Voice identifier for a repeater station  

When VHF FM became commonplace among Chilean hams in the 1970s, a considerable number of repeater stations were set up. Most of these used either RPT Electronics equipment, or the VHF Engineering repeater, along with Wacom duplexers. 

The VHF Engineering repeater, pictured here upside down, came from the factory with a CW identifier, which was programmed by soldering a lot of diodes in a matrix to form the station's callsign. Back in its day, it certainly fullfilled its purpose. But nowadays many hams don't know Morse code, enforcement officers know it even less, and so CW identifiers have become a beeping nuisance rather than a useful device. The CW identifier of these repeaters is configured in such a way that when the time for identifying comes, it will happily transmit the ID on top of any station using the repeater at that moment! That's pretty rude, I would say...

Several hams have told me that they can't leave their radios on a repeater frequency, because while their wifes would tolerate the occasional call or conversation, a sudden tirade of high pitched Morse beeping was definitely beyond their tolerance level! That's why repeaters set up later, such as in the 1990s, often used voice identifiers.

Except for their beeping nuisance, the old VHF Engineering repeaters still work pretty well, and so I was asked by Radio Club Temuco to upgrade them to voice ID.  I designed a little voice ID module that is a direct drop-in replacement for the original VHF Engineering  CWID module. It uses the ISD1740 voice recorder chip, in a very simple circuit. It can record an ID message more than 30 seconds long, which is far more than required. And it is a polite identifier: When time for identifying comes, it patiently waits for the repeater's user to stop transmitting, and only then it transmits its ID.

While I designed this module specifically for the VHF Engineering repeater, it can be used in many other repeaters with few or perhaps no modifications.

You can click on the schematic diagram to get a high resolution version, which will be fine for printing.

The ISD1740 is used as a down-to-basics pushbutton-controlled recorder, fitted with its own electret microphone, and a timer was added to set the ID interval. Two transistors provide the inverting interfaces needed to connect this circuit to the VHF Engineering repeater. 

I did not include a potentiometer for setting the output level, as the repeater has more than enough level setting pots. If you want to include one, it's easy to do so. Just place it over the 330 Ohm resistor. Any value from 1k to 10k should be fine.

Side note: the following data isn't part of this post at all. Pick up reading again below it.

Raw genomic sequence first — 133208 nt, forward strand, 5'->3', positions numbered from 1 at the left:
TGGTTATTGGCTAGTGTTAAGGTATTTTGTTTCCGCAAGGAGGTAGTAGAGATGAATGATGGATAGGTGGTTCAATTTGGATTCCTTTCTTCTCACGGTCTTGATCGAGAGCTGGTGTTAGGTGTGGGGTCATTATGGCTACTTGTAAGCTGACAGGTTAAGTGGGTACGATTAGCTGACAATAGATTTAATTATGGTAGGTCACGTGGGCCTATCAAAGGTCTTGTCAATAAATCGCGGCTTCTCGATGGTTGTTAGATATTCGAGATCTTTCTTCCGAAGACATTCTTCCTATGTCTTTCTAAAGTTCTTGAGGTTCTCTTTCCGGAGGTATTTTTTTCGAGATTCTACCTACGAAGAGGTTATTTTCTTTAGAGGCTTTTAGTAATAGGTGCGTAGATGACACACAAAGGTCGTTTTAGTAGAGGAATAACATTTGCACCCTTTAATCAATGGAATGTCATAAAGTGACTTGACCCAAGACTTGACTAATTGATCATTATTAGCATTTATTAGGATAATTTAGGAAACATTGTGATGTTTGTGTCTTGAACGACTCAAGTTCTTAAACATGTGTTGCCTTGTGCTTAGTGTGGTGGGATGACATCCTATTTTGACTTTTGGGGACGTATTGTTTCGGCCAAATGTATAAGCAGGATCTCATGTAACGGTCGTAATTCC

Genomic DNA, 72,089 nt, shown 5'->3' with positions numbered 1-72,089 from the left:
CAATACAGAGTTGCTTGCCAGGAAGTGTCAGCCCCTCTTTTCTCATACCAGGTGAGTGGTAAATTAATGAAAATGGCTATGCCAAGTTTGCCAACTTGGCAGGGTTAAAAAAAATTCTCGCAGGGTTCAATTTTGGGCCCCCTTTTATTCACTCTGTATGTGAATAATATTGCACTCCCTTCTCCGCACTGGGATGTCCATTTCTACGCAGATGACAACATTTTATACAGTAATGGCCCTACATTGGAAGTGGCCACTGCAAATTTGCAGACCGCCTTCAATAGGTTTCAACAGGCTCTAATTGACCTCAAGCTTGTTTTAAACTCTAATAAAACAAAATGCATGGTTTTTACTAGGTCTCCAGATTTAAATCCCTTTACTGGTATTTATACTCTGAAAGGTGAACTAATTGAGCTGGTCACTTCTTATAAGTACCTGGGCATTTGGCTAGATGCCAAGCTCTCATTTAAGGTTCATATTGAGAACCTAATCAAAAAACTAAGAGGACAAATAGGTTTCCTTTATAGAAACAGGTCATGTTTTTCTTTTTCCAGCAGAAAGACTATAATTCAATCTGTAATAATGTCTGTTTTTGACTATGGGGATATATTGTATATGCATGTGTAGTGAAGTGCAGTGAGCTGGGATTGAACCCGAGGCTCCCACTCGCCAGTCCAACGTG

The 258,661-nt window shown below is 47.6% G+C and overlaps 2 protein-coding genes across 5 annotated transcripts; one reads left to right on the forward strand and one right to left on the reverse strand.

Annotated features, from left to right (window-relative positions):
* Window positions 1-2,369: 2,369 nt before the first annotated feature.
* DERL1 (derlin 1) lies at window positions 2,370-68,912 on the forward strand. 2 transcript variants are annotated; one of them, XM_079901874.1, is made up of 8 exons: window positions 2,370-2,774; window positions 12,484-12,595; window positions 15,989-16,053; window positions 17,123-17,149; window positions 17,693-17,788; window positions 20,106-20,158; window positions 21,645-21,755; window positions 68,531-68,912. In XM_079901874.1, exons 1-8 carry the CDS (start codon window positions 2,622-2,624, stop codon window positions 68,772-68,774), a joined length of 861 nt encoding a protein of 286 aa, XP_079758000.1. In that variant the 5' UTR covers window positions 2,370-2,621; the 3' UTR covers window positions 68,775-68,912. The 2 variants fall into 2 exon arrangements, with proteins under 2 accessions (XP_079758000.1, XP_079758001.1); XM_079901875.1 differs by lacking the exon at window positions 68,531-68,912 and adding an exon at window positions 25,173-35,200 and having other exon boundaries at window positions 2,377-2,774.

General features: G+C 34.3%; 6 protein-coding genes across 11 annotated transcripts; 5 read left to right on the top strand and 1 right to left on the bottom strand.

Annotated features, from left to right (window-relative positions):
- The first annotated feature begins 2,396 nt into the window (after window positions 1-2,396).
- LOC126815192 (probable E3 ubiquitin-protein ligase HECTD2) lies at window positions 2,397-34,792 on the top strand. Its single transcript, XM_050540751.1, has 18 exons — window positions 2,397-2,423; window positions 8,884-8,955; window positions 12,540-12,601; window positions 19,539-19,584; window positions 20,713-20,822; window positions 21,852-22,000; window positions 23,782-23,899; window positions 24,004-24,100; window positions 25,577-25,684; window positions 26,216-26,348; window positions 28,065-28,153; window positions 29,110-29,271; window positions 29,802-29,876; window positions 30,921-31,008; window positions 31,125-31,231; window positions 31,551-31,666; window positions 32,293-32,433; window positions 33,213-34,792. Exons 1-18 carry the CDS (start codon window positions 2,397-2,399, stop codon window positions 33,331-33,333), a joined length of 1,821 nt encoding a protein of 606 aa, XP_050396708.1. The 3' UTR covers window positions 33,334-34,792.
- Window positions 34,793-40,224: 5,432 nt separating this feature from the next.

There is a small amount of DC on the output. In applications where this is troublesome, add a coupling capacitor.

The TLC555 timer IC used here is a CMOS replacement for the ubiquitous NE555. Don't use the NE555, because it might not be able to work with the high impedance timing network required for the ID time. With the values shown here, the ID interval is slightly more than 4 minutes, and it can be lengthened, if desired, by increasing the value of the 6.8 megaohm resistor, or of the 47uF tantalum capacitor. You might have success using an aluminium electrolytic capacitor in place of the tantalum, but it depends on how low its leakage is. A tantalum cap is a safer bet. 

This circuit will play the ID when the COR input goes high, if the ID interval has elapsed. While it plays, the PTT output is high. The COR module of the repeater takes care of sending the COR signal, and tying the ID module's PTT output into the TX control and tail circuits.

To record an ID message, first the ERASE button is pressed, to delete the existing ID message, if any, and then the RECORD button is pressed and held while speaking the message into the microphone. To test the message, without waiting for the ID interval to complete, the repeater is activated and the TEST button is pressed before the repeater drops.

The ISD chip can retain the recorded message for longer than a repeater's lifetime, so there should be no worry about this.

I was too lazy to design a printed circuit board, so I used a piece of universal board to assemble it. It's not as beautiful as a true PCB, but works as well. The board is much smaller than the repeater's original CW identifier, and uses two of the original four mounting posts. It uses the same connecting wires. So it's really a drop-in replacement.

I used 1/8 watt resistors, removed from junked video tape recorders. Except for the two ICs, the electret microphone and the board, all of the parts were recycled from old equipment. I mean, a 35 year old repeater doesn't need all new components for such an addition, right? ;-)

The repeater has its AC power switch, with exposed connections, located very close to the ID board (left edge of this photo). To keep any button-pressing fingers from accidentally drawing some undue current from the power switch, I coated the exposed connections with hot melt glue. There are too few hams left, so we shouldn't electrocute any...

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